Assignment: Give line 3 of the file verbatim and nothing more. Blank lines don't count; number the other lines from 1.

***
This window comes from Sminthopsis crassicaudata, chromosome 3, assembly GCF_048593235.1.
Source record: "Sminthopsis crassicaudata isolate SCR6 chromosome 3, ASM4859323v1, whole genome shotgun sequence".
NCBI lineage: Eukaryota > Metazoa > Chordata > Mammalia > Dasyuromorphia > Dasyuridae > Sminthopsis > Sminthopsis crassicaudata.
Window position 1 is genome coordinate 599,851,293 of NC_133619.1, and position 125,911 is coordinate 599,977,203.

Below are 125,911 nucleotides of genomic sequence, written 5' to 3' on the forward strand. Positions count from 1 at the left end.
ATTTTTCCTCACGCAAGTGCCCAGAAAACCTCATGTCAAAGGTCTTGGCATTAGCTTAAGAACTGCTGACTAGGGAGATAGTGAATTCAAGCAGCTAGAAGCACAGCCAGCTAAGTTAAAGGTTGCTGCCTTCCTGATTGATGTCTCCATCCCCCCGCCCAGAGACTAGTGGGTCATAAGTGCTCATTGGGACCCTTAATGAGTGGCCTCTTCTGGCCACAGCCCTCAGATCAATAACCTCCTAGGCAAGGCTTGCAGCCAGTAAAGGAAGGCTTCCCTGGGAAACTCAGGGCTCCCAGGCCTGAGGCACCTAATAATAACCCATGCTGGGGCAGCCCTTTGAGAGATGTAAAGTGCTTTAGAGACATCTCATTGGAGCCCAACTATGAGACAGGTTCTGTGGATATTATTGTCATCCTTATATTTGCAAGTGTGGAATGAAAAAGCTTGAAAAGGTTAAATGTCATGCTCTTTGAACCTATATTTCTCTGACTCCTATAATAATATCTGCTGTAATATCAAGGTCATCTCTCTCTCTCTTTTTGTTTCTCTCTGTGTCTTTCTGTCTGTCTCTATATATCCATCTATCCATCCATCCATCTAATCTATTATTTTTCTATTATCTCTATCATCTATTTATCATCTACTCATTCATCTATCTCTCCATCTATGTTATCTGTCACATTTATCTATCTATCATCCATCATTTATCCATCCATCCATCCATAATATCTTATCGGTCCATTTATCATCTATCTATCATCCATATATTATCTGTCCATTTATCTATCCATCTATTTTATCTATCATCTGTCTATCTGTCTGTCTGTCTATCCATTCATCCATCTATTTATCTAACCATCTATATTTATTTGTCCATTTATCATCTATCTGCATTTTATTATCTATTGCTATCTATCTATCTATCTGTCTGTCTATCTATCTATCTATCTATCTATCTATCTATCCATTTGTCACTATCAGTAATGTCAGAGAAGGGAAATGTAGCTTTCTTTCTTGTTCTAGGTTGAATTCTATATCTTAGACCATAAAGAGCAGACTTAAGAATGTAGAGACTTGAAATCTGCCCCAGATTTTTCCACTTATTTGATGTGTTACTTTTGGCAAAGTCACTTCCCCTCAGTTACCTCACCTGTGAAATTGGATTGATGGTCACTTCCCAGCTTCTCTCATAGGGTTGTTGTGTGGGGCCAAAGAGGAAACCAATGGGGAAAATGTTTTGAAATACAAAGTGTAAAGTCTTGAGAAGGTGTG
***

NCBI lineage: Eukaryota > Metazoa > Chordata > Mammalia > Dasyuromorphia > Dasyuridae > Sminthopsis > Sminthopsis crassicaudata.